Imagine the following situation. A meteorological office reports a rise in the average summer temperature of half a degree on the previous summer. No one thinks anything of it, nor when the same thing is recorded the next year. But the meteorologists carry on reporting the same rise year after year, for 19 years. It doesn't feel any hotter, but the figures are clear. Faced with a steady improvement with no blips, there is only one course of action to take: go and see if something is wrong with the recording apparatus.
That, pretty well, is the situation in education today. It is completely plausible that educational standards can rise over time. If they did, we would expect to see an overall climb, interspersed with drops and troughs from time to time. A bad year would be outnumbered by the good years. But in no circumstances would we expect to see a straight line; that is, to claim that every year of school leavers is better educated than the year before. If this extraordinary situation were to arise, at the end of 19 years the extreme cleverness of this new generation would have become obvious to everybody.
Instead, after 19 years of improvements in A-level results year on year, we have a mass of anecdotal evidence that appears to show that school leavers are far more ignorant than 20 years ago. Numerous university departments are finding that knowledge they once could take for granted in their first-year students now has to be taught by rote. That remains anecdotal and impressionistic. The instrument of measurement continues to insist that standards are steadily improving. The truth is that we simply don't know whether educational standards are improving or not. The instruments of measurement have been tampered with.
I'm not much of a one for conspiracy theories, but it seems very clear from this point at the end of the history of A-levels, that educational policy has quietly been diverted by the Education Department. Most people, 20 years ago, thought that A-levels represented too high a level of specialisation too soon. It was a mistake for schoolchildren to do only three subjects after the age of 16, and something closer to the French baccalaureate would result in a better, wider education.
There is something to be said for this, although I do think that the old-style A-levels stretched pupils in more ultimately fruitful ways than the hurly-burly of AS-levels. What is deplorable, however, is the way the transition seems to have been carried out. Steadily lowering the demands of A-levels, if that is what is being done, has lead to a situation where the most able pupils will take five or six A-levels.
It has also, however, lead to a widespread doubt about the value of the final certificate in the outside world. Employers and universities can no longer take even an A grade at A-level as a guarantee of outstanding ability. It is quite unacceptable that the best universities are now having to chose between applicants with the same perfect scores, when on further investigation their abilities differ widely. Once, a candidate with four As was indisputably in possession of a first-class brain. Now above a certain level, everyone gets an A, and the certificate loses all value.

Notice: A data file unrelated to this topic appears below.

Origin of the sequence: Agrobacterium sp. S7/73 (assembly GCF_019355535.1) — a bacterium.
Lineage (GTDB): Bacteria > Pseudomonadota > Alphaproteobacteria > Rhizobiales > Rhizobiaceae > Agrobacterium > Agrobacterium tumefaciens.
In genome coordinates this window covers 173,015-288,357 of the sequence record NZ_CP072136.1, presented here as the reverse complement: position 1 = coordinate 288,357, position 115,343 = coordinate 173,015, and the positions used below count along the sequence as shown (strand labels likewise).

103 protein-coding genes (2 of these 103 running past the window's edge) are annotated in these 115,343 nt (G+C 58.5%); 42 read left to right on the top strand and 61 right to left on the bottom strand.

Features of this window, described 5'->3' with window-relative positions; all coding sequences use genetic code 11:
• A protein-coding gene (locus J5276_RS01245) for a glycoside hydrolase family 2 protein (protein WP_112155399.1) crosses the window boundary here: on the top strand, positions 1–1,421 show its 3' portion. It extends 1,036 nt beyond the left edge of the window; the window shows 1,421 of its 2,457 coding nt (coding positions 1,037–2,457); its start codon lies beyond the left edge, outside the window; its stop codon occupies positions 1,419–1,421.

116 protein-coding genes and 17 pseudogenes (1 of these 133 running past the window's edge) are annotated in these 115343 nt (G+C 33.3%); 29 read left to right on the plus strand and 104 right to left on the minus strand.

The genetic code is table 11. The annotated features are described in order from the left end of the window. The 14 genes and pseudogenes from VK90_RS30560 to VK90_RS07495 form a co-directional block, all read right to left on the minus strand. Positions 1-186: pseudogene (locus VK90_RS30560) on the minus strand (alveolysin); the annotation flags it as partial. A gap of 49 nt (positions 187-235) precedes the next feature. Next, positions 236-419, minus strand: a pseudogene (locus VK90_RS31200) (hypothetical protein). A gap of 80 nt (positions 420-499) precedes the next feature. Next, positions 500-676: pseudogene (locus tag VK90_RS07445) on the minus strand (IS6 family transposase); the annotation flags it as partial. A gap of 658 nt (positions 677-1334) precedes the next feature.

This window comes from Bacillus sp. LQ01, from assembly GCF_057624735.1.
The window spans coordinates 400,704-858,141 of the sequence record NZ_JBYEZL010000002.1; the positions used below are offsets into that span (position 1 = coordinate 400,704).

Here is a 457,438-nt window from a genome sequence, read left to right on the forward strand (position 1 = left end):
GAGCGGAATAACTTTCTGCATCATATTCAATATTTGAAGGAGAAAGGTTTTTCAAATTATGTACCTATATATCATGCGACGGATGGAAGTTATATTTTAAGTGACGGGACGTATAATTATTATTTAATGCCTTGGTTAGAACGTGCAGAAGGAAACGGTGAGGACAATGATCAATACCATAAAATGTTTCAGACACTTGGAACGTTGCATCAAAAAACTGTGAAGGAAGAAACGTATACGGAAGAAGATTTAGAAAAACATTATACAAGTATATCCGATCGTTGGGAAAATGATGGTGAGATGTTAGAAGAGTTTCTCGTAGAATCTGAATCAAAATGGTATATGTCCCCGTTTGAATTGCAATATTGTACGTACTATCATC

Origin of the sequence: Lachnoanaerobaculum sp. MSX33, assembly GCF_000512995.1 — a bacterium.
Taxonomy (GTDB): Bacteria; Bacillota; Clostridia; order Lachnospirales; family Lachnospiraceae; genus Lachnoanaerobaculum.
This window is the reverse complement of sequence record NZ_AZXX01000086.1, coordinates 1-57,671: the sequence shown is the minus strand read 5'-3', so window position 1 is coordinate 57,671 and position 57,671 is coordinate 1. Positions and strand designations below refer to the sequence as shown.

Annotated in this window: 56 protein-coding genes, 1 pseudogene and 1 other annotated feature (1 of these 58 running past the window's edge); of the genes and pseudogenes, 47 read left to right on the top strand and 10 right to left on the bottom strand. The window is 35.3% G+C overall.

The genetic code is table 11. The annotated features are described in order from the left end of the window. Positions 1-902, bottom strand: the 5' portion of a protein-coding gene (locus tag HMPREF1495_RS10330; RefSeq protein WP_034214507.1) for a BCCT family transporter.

The point is that A-levels represent both a means of education and a means of measurement. Employers and universities need to be able to trust them, as weathermen trust temperature gauges. We need to know about the general standard of learning in schools, just as we need to know about literacy levels. To downgrade the demands of A-levels over time may produce a more rounded education in the end, but it also has the effect of removing any reliable means of answering this vitally important question.
The new AS-levels seem to have brought confusion and despair to schools, as any new system is apt to do, and the exams clearly need a great deal of rethinking. But there is one crucial issue which must be borne in mind, and that is the issue of examinations as a guarantee of quality. If we are to have examinations at all, they must be reliable as a statement of ability. To that end, concerted efforts must be made to ensure that an AS-level in 20 years' time means much the same as an AS-level now. Furthermore, there must be much more discrimination made at the top end of the marking scale. At present, 17 per cent of entrants get an A, and that is no use to man or beast. If, say, only 4 or 5 per cent of pupils got the top grade, that would clarify the situation enormously.
I don't necessarily want to return to A-levels, though I do think that they produced a higher level of education. But what anyone who cares about the duty to educate children will expect from all examinations is a measure of rigour. Without that, school leavers are left helplessly clutching pieces of paper of no value. It is irresponsibility of the highest order to pretend that things are getting better all the time. To do so only inculcates the belief that everything is going to the dogs.Reuse content